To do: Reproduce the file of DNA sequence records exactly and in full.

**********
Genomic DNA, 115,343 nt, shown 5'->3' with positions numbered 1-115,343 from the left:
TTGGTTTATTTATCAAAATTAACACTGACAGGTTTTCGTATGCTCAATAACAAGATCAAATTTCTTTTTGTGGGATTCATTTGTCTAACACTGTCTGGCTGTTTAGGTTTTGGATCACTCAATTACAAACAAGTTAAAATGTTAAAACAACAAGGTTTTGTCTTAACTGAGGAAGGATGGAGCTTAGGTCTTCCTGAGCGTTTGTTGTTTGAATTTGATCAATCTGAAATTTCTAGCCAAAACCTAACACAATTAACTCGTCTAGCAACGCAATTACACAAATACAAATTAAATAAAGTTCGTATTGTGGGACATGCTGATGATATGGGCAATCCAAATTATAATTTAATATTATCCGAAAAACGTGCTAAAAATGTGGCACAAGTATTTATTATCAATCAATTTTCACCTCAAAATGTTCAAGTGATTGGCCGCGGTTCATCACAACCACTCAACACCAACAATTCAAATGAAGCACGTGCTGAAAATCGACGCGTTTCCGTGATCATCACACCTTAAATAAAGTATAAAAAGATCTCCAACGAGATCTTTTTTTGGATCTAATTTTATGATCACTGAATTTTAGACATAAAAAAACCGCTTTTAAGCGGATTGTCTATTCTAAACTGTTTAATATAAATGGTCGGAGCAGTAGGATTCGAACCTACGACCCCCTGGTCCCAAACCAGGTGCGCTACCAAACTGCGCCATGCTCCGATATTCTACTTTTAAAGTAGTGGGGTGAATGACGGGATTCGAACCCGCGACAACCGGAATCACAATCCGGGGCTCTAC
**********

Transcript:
Genomic DNA, 115,343 nt, shown 5'->3' with positions numbered 1-115,343 from the left:
TTGGTTTATTTATCAAAATTAACACTGACAGGTTTTCGTATGCTCAATAACAAGATCAAATTTCTTTTTGTGGGATTCATTTGTCTAACACTGTCTGGCTGTTTAGGTTTTGGATCACTCAATTACAAACAAGTTAAAATGTTAAAACAACAAGGTTTTGTCTTAACTGAGGAAGGATGGAGCTTAGGTCTTCCTGAGCGTTTGTTGTTTGAATTTGATCAATCTGAAATTTCTAGCCAAAACCTAACACAATTAACTCGTCTAGCAACGCAATTACACAAATACAAATTAAATAAAGTTCGTATTGTGGGACATGCTGATGATATGGGCAATCCAAATTATAATTTAATATTATCCGAAAAACGTGCTAAAAATGTGGCACAAGTATTTATTATCAATCAATTTTCACCTCAAAATGTTCAAGTGATTGGCCGCGGTTCATCACAACCACTCAACACCAACAATTCAAATGAAGCACGTGCTGAAAATCGACGCGTTTCCGTGATCATCACACCTTAAATAAAGTATAAAAAGATCTCCAACGAGATCTTTTTTTGGATCTAATTTTATGATCACTGAATTTTAGACATAAAAAAACCGCTTTTAAGCGGATTGTCTATTCTAAACTGTTTAATATAAATGGTCGGAGCAGTAGGATTCGAACCTACGACCCCCTGGTCCCAAACCAGGTGCGCTACCAAACTGCGCCATGCTCCGATATTCTACTTTTAAAGTAGTGGGGTGAATGACGGGATTCGAACCCGCGACAACCGGAATCACAATCCGGGGCTCTAC